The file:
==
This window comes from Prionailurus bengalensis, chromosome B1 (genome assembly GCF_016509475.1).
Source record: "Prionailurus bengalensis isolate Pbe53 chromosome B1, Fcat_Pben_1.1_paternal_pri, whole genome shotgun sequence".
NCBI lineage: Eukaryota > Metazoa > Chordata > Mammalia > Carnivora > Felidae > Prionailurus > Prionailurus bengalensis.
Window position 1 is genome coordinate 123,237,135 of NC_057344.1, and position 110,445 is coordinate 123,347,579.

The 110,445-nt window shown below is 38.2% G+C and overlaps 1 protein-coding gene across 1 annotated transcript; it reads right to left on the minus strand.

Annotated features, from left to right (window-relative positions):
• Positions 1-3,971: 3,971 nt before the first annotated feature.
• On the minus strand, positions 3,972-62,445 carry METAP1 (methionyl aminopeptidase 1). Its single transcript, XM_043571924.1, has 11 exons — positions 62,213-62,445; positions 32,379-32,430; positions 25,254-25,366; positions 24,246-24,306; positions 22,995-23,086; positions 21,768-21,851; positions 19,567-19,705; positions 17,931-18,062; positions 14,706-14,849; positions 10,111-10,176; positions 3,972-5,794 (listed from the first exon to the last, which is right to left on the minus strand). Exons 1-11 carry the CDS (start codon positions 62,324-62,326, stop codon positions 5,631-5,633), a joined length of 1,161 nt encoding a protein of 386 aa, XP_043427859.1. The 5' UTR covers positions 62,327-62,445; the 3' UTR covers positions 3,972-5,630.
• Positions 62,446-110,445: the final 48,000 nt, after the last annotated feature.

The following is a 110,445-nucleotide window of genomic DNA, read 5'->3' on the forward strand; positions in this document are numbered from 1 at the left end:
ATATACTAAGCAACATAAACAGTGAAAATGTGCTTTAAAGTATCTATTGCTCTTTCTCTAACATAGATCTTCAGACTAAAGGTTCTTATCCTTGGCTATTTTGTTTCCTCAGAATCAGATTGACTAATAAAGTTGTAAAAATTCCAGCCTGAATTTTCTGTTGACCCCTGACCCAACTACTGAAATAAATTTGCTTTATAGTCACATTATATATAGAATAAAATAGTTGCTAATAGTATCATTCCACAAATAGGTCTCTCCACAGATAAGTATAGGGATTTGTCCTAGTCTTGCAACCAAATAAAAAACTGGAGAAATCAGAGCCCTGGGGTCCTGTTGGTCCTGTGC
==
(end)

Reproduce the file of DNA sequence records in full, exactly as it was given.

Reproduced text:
This window comes from Prionailurus bengalensis, chromosome B1 (genome assembly GCF_016509475.1).
Source record: "Prionailurus bengalensis isolate Pbe53 chromosome B1, Fcat_Pben_1.1_paternal_pri, whole genome shotgun sequence".
NCBI lineage: Eukaryota > Metazoa > Chordata > Mammalia > Carnivora > Felidae > Prionailurus > Prionailurus bengalensis.
Window position 1 is genome coordinate 123,237,135 of NC_057344.1, and position 110,445 is coordinate 123,347,579.

The 110,445-nt window shown below is 38.2% G+C and overlaps 1 protein-coding gene across 1 annotated transcript; it reads right to left on the minus strand.

Annotated features, from left to right (window-relative positions):
• Positions 1-3,971: 3,971 nt before the first annotated feature.
• On the minus strand, positions 3,972-62,445 carry METAP1 (methionyl aminopeptidase 1). Its single transcript, XM_043571924.1, has 11 exons — positions 62,213-62,445; positions 32,379-32,430; positions 25,254-25,366; positions 24,246-24,306; positions 22,995-23,086; positions 21,768-21,851; positions 19,567-19,705; positions 17,931-18,062; positions 14,706-14,849; positions 10,111-10,176; positions 3,972-5,794 (listed from the first exon to the last, which is right to left on the minus strand). Exons 1-11 carry the CDS (start codon positions 62,324-62,326, stop codon positions 5,631-5,633), a joined length of 1,161 nt encoding a protein of 386 aa, XP_043427859.1. The 5' UTR covers positions 62,327-62,445; the 3' UTR covers positions 3,972-5,630.
• Positions 62,446-110,445: the final 48,000 nt, after the last annotated feature.

The following is a 110,445-nucleotide window of genomic DNA, read 5'->3' on the forward strand; positions in this document are numbered from 1 at the left end:
ATATACTAAGCAACATAAACAGTGAAAATGTGCTTTAAAGTATCTATTGCTCTTTCTCTAACATAGATCTTCAGACTAAAGGTTCTTATCCTTGGCTATTTTGTTTCCTCAGAATCAGATTGACTAATAAAGTTGTAAAAATTCCAGCCTGAATTTTCTGTTGACCCCTGACCCAACTACTGAAATAAATTTGCTTTATAGTCACATTATATATAGAATAAAATAGTTGCTAATAGTATCATTCCACAAATAGGTCTCTCCACAGATAAGTATAGGGATTTGTCCTAGTCTTGCAACCAAATAAAAAACTGGAGAAATCAGAGCCCTGGGGTCCTGTTGGTCCTGTGC